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Just what is a Solar Farm?

by Susan Simons

    The Journal has been running  a series of articles about renewable energy projects around the state initiated by rural electric cooperatives and supported by their power supplier, the cooperative Tri-State Transmission and Generation.  Following is the last of a series of articles on this topic.

    United Power, a rural electric coop in Brighton, Colorado which serves homes, farms, and businesses in the north central front range, launched the nation’s first solar farm in May 2009.

    The cost to install enough solar panels on a home to fully power that home is out of reach for most homeowners, even with federal tax credits.  In addition, many homes have poor solar orientation.  Also, few landlords will make the investment on rental properties.  So Jerry Marizza, the coop’s New Energy Program Coordinator, got a revolutionary idea.  A grant from the Governor’s Energy Office helped to make the idea a reality, and United Power expects to break even in their first year of operation.

    The Sol Partners, Solar Cooperative Farm leases a solar panel to customers for twenty-five years for $1,050 dollars.  The panels are installed on United’s property in Brighton, and United Power takes care of all the installation, maintenance and insurance costs.  Investors can track their energy output online and it is credited to their monthly bill.  One panel generates a credit of $3-4 dollars a month, so it would take 17-25 years to recoup the investment depending on rate increases.  Customers who lease one 210-watt panel would get about a 3% return on the investment each year.  If they move, customers can take the credits with them within the United Power territory, transfer them to someone in the territory, or donate them to a non-profit in the area.  Investors can add panels as they can afford them, but initially, the farm has limited investors to two panels.

    Module 1, which contains 48 panels, is sold out, and United expects to develop Module 2 after the budget is approved by their board in October.  They have room for eight modules of 48 panels each.  Module 1 was financed by a $50,000 dollar grant from the Governer’s Energy Office, approximately $50,000 from individual investors, and about $50,000 contributed by United Power for infrastructure.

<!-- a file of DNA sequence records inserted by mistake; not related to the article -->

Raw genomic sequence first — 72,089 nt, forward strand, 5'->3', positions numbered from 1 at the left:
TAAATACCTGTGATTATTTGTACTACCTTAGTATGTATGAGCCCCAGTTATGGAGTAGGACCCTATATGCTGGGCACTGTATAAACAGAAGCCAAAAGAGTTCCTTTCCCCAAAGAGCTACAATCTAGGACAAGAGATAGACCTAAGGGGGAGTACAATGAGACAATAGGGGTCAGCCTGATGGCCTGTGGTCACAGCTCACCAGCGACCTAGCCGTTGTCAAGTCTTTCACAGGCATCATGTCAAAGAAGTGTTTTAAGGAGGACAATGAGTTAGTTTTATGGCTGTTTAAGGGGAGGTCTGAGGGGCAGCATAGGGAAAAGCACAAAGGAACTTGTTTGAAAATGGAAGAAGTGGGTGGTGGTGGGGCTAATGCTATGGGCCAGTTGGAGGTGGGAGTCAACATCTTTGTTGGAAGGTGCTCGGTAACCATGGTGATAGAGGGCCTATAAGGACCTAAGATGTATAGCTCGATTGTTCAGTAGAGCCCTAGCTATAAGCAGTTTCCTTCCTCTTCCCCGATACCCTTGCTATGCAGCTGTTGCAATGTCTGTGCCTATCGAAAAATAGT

The project went from conception to activation in 6-9 months.  Troy Whitmore,  Director of External Affairs for United Power, credits their board for challenging the staff to do more with renewables under their new energy efficiency program.  While Tri-State has been very active in United’s other energy efficiency initiatives, it is not yet involved in the Solar Farm.   Whitmore explained that the project is still too small.

    Rural electric cooperatives are gradually moving into renewable energy production.  These projects are community-scale projects and are distinct from massive renewable energy projects which  a cooperative like Tri-State might initiate called utility-scale projects.  This series of articles has featured pioneering ideas like United Power’s Solar Farm or the partnership Highline Electric Association has with Ormat Techologies to convert recovered heat from the operation of a natural gas pipeline to electricity or the project Delta-Montrose Electric Association has developed to finance installation of geo-thermal systems for homeowners.

    According to Whitmore of United Power, “it’s difficut to do renewables” at the local level.

    Members of local coops don’t want to see their rates go up, especially in this economy, so it’s necessary to secure funding and package the project in ways that appeal to the pocketbooks of member-consumers.  Another factor which energizes local renewable initiatives is a board which challenges and enables staff to do more with local projects.

    Locally produced power is called distributed energy as opposed to the centralized energy provided by investor-owned utilities through nationwide networks of transmission lines.  According to Amory Lovins and co-authors in the book, Small is Profitable:  The Hidden Economic Benefits of Making Electrical Resources the Right Size, the free market already favors distributed energy over centralized energy for affordable, reliable power with the least risk.

    Rural electric cooperatives were formed in the 1930’s to deliver locally produced, reliable power at low cost to communities which were not served by investor-owned utilities.  They understand the benefits of distributed energy.  It’s natural that they become innovators in the shift to dependable, local, renewable sources of power.

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